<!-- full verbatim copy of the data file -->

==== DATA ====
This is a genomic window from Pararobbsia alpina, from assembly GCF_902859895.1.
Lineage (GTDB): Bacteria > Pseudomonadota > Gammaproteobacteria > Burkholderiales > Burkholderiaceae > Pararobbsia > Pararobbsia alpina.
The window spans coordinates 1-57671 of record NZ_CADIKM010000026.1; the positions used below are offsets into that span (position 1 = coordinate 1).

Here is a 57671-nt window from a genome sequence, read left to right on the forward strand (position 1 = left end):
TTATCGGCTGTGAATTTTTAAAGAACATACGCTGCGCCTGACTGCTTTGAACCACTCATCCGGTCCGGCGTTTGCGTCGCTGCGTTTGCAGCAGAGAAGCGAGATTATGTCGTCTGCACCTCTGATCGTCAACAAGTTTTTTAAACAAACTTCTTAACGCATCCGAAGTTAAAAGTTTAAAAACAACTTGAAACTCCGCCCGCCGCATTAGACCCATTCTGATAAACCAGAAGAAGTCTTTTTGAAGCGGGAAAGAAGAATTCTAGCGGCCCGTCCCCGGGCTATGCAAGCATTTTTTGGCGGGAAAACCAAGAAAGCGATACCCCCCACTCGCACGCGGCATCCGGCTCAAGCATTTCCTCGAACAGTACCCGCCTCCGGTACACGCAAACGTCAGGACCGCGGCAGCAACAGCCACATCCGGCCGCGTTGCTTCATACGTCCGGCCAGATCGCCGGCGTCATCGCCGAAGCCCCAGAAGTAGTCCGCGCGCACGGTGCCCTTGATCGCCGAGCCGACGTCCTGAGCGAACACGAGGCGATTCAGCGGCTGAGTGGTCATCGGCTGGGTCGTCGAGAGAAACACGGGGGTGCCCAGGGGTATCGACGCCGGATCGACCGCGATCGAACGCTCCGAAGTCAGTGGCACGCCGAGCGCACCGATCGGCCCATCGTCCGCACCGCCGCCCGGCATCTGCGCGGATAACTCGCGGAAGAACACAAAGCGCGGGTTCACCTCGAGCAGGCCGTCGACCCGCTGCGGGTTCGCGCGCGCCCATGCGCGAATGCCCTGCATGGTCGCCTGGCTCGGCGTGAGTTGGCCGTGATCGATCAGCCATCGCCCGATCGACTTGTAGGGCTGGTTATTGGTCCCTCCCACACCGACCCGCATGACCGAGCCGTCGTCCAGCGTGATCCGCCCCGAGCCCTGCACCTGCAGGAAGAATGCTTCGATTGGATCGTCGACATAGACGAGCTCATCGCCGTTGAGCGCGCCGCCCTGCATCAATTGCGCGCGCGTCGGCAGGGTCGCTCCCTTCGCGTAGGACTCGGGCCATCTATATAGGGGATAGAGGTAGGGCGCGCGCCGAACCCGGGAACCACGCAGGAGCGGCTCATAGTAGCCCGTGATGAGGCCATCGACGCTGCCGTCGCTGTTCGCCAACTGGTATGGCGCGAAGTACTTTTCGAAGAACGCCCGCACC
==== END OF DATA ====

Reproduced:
This is a genomic window from Pararobbsia alpina, from assembly GCF_902859895.1.
Lineage (GTDB): Bacteria > Pseudomonadota > Gammaproteobacteria > Burkholderiales > Burkholderiaceae > Pararobbsia > Pararobbsia alpina.
The window spans coordinates 1-57671 of record NZ_CADIKM010000026.1; the positions used below are offsets into that span (position 1 = coordinate 1).

Here is a 57671-nt window from a genome sequence, read left to right on the forward strand (position 1 = left end):
TTATCGGCTGTGAATTTTTAAAGAACATACGCTGCGCCTGACTGCTTTGAACCACTCATCCGGTCCGGCGTTTGCGTCGCTGCGTTTGCAGCAGAGAAGCGAGATTATGTCGTCTGCACCTCTGATCGTCAACAAGTTTTTTAAACAAACTTCTTAACGCATCCGAAGTTAAAAGTTTAAAAACAACTTGAAACTCCGCCCGCCGCATTAGACCCATTCTGATAAACCAGAAGAAGTCTTTTTGAAGCGGGAAAGAAGAATTCTAGCGGCCCGTCCCCGGGCTATGCAAGCATTTTTTGGCGGGAAAACCAAGAAAGCGATACCCCCCACTCGCACGCGGCATCCGGCTCAAGCATTTCCTCGAACAGTACCCGCCTCCGGTACACGCAAACGTCAGGACCGCGGCAGCAACAGCCACATCCGGCCGCGTTGCTTCATACGTCCGGCCAGATCGCCGGCGTCATCGCCGAAGCCCCAGAAGTAGTCCGCGCGCACGGTGCCCTTGATCGCCGAGCCGACGTCCTGAGCGAACACGAGGCGATTCAGCGGCTGAGTGGTCATCGGCTGGGTCGTCGAGAGAAACACGGGGGTGCCCAGGGGTATCGACGCCGGATCGACCGCGATCGAACGCTCCGAAGTCAGTGGCACGCCGAGCGCACCGATCGGCCCATCGTCCGCACCGCCGCCCGGCATCTGCGCGGATAACTCGCGGAAGAACACAAAGCGCGGGTTCACCTCGAGCAGGCCGTCGACCCGCTGCGGGTTCGCGCGCGCCCATGCGCGAATGCCCTGCATGGTCGCCTGGCTCGGCGTGAGTTGGCCGTGATCGATCAGCCATCGCCCGATCGACTTGTAGGGCTGGTTATTGGTCCCTCCCACACCGACCCGCATGACCGAGCCGTCGTCCAGCGTGATCCGCCCCGAGCCCTGCACCTGCAGGAAGAATGCTTCGATTGGATCGTCGACATAGACGAGCTCATCGCCGTTGAGCGCGCCGCCCTGCATCAATTGCGCGCGCGTCGGCAGGGTCGCTCCCTTCGCGTAGGACTCGGGCCATCTATATAGGGGATAGAGGTAGGGCGCGCGCCGAACCCGGGAACCACGCAGGAGCGGCTCATAGTAGCCCGTGATGAGGCCATCGACGCTGCCGTCGCTGTTCGCCAACTGGTATGGCGCGAAGTACTTTTCGAAGAACGCCCGCACC